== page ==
The Seward Phoenix Log - News of the Eastern Kenai Peninsula since 1966

By Heidi Zemach
For The LOG 

Suicide prevention gains traction

 

Heidi Zemach | For The LOG

Deb Bond, at work at the Seward Boys & Girls Club, has a framed photo of her son Jeff Lee Bond, on her desk, a daily reminder of the important work she is doing for community children.

Seward community members, the school community, clergy, police, and mental and behavioral health workers came together in the aftermath of the recent deaths of two local teenagers, and are continuing to discuss what the community as a whole can do to better address the issue of suicide prevention.

The deaths have galvanized a broader community awareness to the issues of suicide prevention, and mental health that he has worked with for 20 years said Craig Williamson, behavioral health director at SeaView Community Services. They have a pretty outstanding prevention program within SeaView, which works well with the schools during times of crisis, and with the Seward Prevention Coalition, Seward Wellness Coalition and the ministerial association, he said. "The problem right now is to get people to come together. We want to stress that SeaView can't do this by themselves. There has to be community buy in. And coordination on the community level, I believe, is coming to pass."

Several organizations have been examining themselves, and how they could improve their own training and effectiveness, and better coordinate with other services, Williamson said. SeaView has learned that its 24-hour crisis line has not been as widely distributed as it should have been. Nor has the state's Helpline, which a Seward Prevention action group has sprung up to promote locally.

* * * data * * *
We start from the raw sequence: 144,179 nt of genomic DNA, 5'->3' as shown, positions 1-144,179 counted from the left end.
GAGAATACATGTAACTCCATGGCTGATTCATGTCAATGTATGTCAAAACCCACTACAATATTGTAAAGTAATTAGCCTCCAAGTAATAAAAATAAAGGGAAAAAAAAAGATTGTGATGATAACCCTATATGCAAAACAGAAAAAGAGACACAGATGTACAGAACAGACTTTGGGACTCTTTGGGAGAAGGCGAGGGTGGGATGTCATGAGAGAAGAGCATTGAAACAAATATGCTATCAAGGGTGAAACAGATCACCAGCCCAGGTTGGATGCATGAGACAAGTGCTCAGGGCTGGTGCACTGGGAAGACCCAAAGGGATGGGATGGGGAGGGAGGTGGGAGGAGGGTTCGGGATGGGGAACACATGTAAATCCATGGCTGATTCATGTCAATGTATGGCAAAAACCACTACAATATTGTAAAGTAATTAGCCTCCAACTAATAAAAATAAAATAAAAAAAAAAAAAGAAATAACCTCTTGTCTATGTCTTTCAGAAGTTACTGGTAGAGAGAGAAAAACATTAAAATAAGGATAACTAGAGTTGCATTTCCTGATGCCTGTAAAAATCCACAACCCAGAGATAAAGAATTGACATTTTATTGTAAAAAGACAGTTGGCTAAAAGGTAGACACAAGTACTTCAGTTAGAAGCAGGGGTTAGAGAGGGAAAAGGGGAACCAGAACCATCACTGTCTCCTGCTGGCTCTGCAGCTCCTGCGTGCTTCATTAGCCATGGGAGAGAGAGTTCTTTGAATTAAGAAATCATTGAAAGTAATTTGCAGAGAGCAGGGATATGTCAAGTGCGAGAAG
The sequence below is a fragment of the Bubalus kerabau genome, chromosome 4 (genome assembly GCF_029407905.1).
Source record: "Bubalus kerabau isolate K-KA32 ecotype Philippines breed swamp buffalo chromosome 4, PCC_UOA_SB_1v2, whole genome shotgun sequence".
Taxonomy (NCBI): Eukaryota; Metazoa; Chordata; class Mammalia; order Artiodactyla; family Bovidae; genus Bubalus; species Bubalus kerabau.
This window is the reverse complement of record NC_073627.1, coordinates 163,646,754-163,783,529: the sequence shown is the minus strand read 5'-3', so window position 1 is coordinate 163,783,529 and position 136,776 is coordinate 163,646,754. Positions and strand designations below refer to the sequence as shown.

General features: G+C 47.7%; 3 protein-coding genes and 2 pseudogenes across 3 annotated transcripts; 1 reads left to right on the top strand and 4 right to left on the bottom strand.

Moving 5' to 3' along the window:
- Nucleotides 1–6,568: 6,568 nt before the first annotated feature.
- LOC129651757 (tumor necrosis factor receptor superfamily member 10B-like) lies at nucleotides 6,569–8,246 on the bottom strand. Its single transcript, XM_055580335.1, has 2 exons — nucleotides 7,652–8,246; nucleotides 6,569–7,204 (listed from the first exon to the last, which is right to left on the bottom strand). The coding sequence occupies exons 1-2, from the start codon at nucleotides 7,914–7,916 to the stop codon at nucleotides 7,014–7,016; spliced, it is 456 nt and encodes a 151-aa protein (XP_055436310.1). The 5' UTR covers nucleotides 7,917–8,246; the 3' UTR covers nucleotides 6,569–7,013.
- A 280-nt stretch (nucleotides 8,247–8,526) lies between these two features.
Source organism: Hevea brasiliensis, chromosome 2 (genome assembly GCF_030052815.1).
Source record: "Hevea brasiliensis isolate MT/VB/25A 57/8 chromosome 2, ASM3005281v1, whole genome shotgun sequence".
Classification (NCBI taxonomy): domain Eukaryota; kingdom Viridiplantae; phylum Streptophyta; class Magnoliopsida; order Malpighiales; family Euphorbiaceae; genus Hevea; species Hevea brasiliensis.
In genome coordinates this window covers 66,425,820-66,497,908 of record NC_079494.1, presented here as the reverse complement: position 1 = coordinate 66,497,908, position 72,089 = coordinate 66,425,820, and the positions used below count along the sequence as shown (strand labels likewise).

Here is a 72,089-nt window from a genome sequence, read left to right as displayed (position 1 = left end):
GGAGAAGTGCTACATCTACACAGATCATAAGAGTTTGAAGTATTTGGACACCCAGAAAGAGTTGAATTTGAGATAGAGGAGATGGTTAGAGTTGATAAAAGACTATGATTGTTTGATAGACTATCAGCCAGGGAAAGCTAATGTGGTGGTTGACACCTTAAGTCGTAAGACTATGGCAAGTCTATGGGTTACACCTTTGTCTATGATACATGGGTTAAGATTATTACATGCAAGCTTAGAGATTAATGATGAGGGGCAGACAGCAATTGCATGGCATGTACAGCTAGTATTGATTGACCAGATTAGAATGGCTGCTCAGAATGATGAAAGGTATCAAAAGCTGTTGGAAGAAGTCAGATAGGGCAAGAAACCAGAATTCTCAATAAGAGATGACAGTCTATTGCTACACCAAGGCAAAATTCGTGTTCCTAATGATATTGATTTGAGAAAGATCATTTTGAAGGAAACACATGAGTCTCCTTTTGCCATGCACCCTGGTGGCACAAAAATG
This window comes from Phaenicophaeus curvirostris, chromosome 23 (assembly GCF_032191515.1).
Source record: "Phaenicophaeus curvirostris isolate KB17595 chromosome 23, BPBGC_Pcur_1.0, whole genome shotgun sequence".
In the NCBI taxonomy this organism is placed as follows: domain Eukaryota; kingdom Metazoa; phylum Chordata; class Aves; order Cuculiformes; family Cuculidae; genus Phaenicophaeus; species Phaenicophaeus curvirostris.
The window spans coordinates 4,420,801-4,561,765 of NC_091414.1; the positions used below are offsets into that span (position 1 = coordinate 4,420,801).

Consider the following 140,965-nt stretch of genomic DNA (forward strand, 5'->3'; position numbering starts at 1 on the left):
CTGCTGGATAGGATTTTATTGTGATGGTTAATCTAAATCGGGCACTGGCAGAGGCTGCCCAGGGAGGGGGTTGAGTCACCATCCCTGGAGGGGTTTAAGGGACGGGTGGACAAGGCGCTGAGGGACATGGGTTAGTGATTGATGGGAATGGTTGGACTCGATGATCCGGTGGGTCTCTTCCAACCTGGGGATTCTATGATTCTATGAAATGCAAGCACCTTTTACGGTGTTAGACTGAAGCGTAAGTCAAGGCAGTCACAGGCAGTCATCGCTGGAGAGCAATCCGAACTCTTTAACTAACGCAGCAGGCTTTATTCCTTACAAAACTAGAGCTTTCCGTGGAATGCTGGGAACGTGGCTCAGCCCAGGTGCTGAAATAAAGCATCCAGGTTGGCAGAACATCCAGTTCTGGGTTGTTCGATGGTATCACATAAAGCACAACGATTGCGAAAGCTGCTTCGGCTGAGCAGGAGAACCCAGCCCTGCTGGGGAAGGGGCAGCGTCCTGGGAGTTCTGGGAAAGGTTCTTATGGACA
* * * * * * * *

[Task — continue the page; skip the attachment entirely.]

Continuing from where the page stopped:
Many local mental and behavioral health service providers helped fill up a suicide prevention training, run by the Alaska Gatekeeper program on Saturday, Feb. 15 at AVTEC. It's an excellent suicide prevention training program, but many more people in the community have expressed interest in taking it, or similar trainings, Williamson said. The Alaska Division of Behavioral Health is planning to offer it again in the near future.

The schools are looking at the "Signs of Suicide" program, and also the Gatekeeper trainings, and are looking into state grant-funded projects on topics such as suicide prevention, bullying, drugs and alcohol prevention.

"It has to be part of the culture," Williamson said, and the more people in the community that can be trained to respond, including store clerks and taxi cab drivers, the better.

"Suicide is one of the leading causes of preventable deaths in our nation today," said former U.S. Surgeon General Dr. David Satcher. The main message of those already involved in prevention efforts is that there is hope, and there is help.

Sadly, open discussions about suicide and mental health issues remain taboo in our society, and people who could be helped often fall through the cracks, Williamson said.

The biggest myth we have about suicide, is that discussing it with an individual will increase the chances that they will take their life. In fact, research shows the opposite. Allowing someone to talk with a caring person about their plans, and their troubles, can often help prevent a suicide. It actually may relieve the tension that they have bottled up, and the interchange can result in connecting them with people who can help, Williamson said.